That evening we watched the shadows climb Punta Roja as the sun
set behind our westward mountains. The weather had been calm,
the air still, the sea slick as puddled oil. Somewhere during
the night major clouds, pregnant with rain and thunder and
lightening stumbled into our end of the bay, drunken and
marching irregularly in the building weather. The Internet
showed us a hurricane off the cape but it wasn't expected
to carry its influence this far north. But by morning as the
sun cast a few rays above our southern point we pretty much
figured we might be in for a storm.
The VHF channel used by most foreigners here was filling the
airwaves with chatter and projections as to just how much of a
storm we might expect. Rain began to fall, slowly at first,
then building; the lightning was close behind, then thunder. As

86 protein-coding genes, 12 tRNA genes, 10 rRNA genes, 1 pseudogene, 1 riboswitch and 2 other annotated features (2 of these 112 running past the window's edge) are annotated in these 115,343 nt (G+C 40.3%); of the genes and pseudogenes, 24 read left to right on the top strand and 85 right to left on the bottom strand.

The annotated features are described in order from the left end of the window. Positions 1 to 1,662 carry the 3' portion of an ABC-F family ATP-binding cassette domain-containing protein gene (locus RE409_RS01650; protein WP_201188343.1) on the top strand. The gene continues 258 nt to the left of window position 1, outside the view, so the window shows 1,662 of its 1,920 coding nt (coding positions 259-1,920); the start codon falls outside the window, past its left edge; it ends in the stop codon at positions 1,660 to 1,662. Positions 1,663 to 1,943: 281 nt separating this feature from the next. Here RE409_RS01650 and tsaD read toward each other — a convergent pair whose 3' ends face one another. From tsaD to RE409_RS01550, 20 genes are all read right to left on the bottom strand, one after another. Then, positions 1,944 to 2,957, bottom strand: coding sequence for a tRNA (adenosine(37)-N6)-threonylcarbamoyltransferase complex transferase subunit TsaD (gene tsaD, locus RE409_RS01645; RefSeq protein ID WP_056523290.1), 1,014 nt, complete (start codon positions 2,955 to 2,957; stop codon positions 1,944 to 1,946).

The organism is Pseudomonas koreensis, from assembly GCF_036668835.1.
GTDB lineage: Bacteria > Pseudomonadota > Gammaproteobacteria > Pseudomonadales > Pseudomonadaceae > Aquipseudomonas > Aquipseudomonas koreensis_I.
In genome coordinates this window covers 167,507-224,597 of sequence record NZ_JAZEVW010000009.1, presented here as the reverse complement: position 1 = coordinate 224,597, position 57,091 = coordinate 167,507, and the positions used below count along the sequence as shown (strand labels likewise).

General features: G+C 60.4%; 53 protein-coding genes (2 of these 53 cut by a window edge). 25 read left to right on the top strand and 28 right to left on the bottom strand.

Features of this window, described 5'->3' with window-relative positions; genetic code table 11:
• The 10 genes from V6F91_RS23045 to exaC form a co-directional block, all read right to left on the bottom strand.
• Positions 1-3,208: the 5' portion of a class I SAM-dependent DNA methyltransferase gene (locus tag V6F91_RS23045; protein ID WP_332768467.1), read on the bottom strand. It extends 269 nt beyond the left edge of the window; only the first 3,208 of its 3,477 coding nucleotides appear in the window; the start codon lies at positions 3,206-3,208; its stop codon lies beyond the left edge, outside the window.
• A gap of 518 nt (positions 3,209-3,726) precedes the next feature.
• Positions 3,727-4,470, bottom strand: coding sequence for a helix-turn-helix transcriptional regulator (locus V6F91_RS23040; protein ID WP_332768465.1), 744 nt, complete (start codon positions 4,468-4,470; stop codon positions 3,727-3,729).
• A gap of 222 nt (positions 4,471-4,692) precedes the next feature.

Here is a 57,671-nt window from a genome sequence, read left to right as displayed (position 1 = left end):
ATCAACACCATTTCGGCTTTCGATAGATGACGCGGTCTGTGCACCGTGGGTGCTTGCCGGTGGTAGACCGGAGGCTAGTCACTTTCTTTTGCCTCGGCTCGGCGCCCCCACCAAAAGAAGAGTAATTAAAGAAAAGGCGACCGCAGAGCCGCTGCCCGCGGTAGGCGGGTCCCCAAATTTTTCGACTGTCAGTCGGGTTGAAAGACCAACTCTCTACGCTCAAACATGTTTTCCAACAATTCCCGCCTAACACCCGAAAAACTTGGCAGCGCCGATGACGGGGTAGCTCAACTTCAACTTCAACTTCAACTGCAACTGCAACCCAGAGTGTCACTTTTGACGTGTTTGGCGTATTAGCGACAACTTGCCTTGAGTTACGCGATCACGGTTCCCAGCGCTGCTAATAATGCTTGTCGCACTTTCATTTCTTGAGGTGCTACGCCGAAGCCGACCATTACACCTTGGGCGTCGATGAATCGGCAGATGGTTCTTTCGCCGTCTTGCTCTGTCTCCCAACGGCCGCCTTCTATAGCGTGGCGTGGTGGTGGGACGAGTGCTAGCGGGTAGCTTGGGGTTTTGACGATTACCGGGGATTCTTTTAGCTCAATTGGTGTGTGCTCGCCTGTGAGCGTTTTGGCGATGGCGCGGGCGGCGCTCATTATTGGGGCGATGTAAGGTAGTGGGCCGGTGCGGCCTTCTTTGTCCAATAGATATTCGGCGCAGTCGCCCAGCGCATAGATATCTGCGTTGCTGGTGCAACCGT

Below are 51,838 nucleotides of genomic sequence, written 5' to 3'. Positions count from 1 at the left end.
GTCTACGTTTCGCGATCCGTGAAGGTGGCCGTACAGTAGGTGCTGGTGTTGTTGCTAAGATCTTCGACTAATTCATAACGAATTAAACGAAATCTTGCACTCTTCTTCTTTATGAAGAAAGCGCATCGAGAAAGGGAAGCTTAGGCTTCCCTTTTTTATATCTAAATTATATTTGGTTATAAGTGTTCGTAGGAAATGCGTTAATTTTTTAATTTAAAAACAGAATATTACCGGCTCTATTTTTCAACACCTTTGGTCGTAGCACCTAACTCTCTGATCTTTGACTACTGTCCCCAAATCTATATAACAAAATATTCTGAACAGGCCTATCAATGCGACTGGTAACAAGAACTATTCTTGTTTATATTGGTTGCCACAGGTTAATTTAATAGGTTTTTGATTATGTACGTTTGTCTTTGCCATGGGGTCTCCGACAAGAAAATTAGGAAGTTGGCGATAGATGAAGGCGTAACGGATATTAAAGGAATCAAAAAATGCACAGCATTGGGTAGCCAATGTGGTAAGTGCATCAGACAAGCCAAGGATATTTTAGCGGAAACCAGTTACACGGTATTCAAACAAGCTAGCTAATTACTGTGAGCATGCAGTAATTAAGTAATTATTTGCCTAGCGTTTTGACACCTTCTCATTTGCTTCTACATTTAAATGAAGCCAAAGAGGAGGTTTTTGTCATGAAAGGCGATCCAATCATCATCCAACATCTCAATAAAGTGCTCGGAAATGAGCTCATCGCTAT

the sky grew darker and more forbidding we closed doors and
windows and prepared for what seemed the inevitable. Within a
few minutes the rain was absolutely pouring, pounding the roof
and walls of our house, the walls shook with the stronger gusts
of wind - 30, 40, 50 miles per hour. All life disappeared
from our surrounding desert. Rodents and spiders scattered for
holes and protection. The seabirds migrated momentarily
elsewhere during the storm, nowhere to be seen.
The storm formed. Rain was now pounding down, filling the
smaller crevices and gullies as it twisted down the tall
mountains that define the bay, rushing threatening and raw with
a form of energy all its own. The road between our house and
the village crossed mostly runoffs from the mountains. When we
had lived here in the early '70's a larger storm had
struck. It was several days before we could get to the village
and we were low on food and water, basically ill prepared for
such bad behavior on the part of Mother Nature. But she would